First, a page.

Here I was, a 55-year-old woman who decided to fulfill my dream of getting a college education. Hence, rather than my looking for another job after a company downsizing, my husband became the only wage earner while I began my degree in Psychology. After a time, finances were getting tighter and I decided to become an Uber driver to earn a little money while I was studying. I studied in parking lots while waiting for Uber requests to come through. It was a classic college kid story--except I am mid-life with grown children--not my twenties!
To accommodate my introverted nature, I placed packages on the front seat of the car so that when I picked up a rider, they would have to get into the back seat. Having a stranger sitting beside me in the front was an uncomfortable comfort zone that I didn't want to deal with. Weeks went by and I endured the constant rides with strangers, making small talk if necessary but driving quietly if they didn't engage easily in conversation.
It was a Friday morning when I received a request to pick up Mary Elizabeth. Arriving at the address, I witnessed a rather awkward hug between Mary Elizabeth and a man who appeared to be quite a bit her senior. She crawled into the back seat and off we went. She appeared to have been dressed nicely at one point, but now the clothes looked a day rumpled and her makeup was smeared.
Shortly into the ride, Mary Elizabeth began coughing quite a bit. She assured me that she was not contagious and this was a long-standing problem that she was taking medication for. I was playing Christian music on the radio and she expressed enjoyment of the songs. She then commented that she had attended church the previous Sunday, but because of her cough she had left early, feeling that people were looking at her. She wanted to attend again this week, she said. And then, out of the blue, "But I am an alcoholic. I make bad decisions because of that. That's why I went home with that guy last night." Her voice cracked with emotion.
So much for my introverted nature. I searched for the right words to say and what came out was, "Mary Elizabeth, I don't care how much you drink, you keep getting up on Sunday morning and going to church. God loves you no matter what you have done and He will be there waiting for you, even if you are drunk. Please keep going." It didn't seem the right time to talk about the seventh-day Sabbath.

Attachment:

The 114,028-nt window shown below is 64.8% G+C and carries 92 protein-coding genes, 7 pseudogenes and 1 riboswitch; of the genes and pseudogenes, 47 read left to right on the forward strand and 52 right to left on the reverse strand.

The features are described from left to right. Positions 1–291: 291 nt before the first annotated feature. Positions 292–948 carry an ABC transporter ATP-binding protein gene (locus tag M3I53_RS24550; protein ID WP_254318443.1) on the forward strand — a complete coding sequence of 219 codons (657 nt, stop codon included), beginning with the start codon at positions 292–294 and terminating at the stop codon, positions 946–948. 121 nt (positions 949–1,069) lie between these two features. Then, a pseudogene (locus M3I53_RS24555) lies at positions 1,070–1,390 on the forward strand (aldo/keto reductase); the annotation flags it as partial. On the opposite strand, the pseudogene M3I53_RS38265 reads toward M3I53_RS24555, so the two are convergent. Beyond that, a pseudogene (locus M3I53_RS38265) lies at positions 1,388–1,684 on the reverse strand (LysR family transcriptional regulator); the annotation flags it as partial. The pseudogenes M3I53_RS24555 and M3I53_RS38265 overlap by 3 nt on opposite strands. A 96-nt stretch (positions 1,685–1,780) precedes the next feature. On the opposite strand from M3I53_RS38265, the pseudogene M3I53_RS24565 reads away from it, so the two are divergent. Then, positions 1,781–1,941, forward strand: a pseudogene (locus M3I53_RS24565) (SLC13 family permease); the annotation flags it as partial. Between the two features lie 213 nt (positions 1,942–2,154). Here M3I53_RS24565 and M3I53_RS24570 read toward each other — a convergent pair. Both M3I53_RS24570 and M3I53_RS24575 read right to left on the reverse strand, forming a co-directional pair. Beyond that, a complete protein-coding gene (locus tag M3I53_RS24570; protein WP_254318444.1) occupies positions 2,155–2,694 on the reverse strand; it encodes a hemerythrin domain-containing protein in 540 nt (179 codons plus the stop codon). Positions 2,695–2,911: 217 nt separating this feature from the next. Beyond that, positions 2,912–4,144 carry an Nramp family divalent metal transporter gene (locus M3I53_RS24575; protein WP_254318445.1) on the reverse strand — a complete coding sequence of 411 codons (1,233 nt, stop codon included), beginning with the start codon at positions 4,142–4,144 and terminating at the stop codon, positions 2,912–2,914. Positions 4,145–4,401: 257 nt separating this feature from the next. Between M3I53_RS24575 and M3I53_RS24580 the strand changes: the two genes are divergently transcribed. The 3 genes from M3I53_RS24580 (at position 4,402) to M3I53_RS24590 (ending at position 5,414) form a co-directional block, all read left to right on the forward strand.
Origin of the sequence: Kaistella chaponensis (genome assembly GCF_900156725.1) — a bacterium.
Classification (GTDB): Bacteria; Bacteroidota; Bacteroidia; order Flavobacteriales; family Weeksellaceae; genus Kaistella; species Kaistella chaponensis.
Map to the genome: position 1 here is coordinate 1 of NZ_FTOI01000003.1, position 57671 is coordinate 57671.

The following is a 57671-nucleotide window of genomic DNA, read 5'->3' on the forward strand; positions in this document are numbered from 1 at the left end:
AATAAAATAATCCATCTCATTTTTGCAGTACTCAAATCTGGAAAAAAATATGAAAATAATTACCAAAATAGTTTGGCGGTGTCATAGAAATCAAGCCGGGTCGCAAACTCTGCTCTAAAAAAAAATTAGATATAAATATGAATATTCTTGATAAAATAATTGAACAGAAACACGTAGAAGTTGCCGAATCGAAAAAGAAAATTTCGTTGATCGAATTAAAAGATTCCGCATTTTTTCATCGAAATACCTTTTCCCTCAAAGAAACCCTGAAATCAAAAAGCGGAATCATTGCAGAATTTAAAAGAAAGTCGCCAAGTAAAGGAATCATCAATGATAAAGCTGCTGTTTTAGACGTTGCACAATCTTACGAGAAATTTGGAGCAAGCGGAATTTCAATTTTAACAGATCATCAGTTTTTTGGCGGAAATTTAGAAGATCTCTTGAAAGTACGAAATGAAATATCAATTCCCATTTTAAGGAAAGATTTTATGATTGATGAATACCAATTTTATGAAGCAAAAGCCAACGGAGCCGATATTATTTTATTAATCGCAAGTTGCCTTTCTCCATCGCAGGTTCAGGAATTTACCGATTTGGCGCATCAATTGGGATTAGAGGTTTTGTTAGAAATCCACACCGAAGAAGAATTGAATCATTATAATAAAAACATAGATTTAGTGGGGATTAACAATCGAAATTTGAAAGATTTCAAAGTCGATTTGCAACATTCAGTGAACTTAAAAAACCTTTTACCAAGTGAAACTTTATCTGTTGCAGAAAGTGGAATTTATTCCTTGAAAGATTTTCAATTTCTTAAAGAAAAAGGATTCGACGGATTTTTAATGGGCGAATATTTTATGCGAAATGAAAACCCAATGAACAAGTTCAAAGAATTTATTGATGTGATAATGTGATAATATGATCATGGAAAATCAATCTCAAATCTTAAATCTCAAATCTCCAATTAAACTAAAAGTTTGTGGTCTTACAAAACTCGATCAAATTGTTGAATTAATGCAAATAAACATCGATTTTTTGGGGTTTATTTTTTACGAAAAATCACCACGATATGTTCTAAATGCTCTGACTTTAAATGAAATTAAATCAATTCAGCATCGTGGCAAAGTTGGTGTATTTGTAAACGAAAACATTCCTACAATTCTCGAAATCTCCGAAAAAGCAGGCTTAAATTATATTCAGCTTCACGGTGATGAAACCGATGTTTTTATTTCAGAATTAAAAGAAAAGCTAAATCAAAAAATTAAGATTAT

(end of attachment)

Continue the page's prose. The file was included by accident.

And then I asked a question that I could not have thought of because my nature would be to wiggle out of this intimate conversation as quickly as possible. I asked Mary Elizabeth when the desire for alcohol was the strongest. "From the moment I wake up in the morning," she softly replied. "Ok," I responded, "I will pray for you every morning as you get up that God will help you overcome the desire for alcohol. What time do you wake up?" That was when she chuckled a little and shared that she used to work at a bakery, which meant getting up very early in the morning. Her body was still in the habit of waking up early. 4:00 AM.
Internally, I sighed. No way. There was no way I would be awake at 4:00 AM each morning. But I had told her I would pray for her, and I wasn't going to verbally deny it now. I just wouldn't tell her that it would likely be 7:00 am when I prayed for her. Mary Elizabeth was crying by now as she shared that she had moved to our area to escape the bad influences of family and friends in her hometown. She had tried to get away from the alcohol, but it didn't work.
We were nearing the destination that was showing on the Uber app as her drop off point. As we waited at a red light, I felt her lean forward in the back seat. "Would you mind praying with me today?" she asked. Oh boy. Public praying is not my comfort zone at all. I can privately pray easily. But with a stranger? And yet I realized that this opportunity was being handed directly to me. I should have been the one asking if I could pray with her.
But no, she made the move first.
"Of course, I will." And when we pulled into the driveway and parked, I leaned over that seat, grasp her hands in mine and sincerely prayed for the presence of God in her life. Mary Elizabeth was sobbing as she left my car that day. I came home sobered at what an Uber encounter had turn into.
That could have been the end of the story. Except the next morning, I felt myself awaken while it was still dark. I rolled over to look at the clock and saw the time. 4:00 AM. Unbelievably, God was still working for Mary Elizabeth through me. I could rebel and choose not to set an alarm, but He was going to awaken me to make sure I kept my commitment to her. I prayed for her. The next morning, He awakened me at 4:00 AM. And the next. And the next. And the next.
One week later I stopped by the deli where Mary Elizabeth told me she worked. The employees told me she no longer worked there. Another week went by and I drove back to the house where I had dropped her off that day. Uber probably wouldn't approve of my stalking. No one answered the door, so I wrote a note on a piece of paper and placed it on the picnic table on the porch with a rock to hold it down. I left my number and assured her I was praying daily for her.
I never heard from Mary Elizabeth again. But I don't believe that is the end of the story. Because I find myself loving this beautiful soul from afar and praying for her often. Her story isn't finished. There was a reason God had a middle-aged Uber driver sent to her that day. He worked it out so that she would get the message that her alcoholism doesn't separate her from His love.
I can only hope that someone else, while on the move, loves her too.
Story submitted by Ruth, a viewer from Hendersonville, North Carolina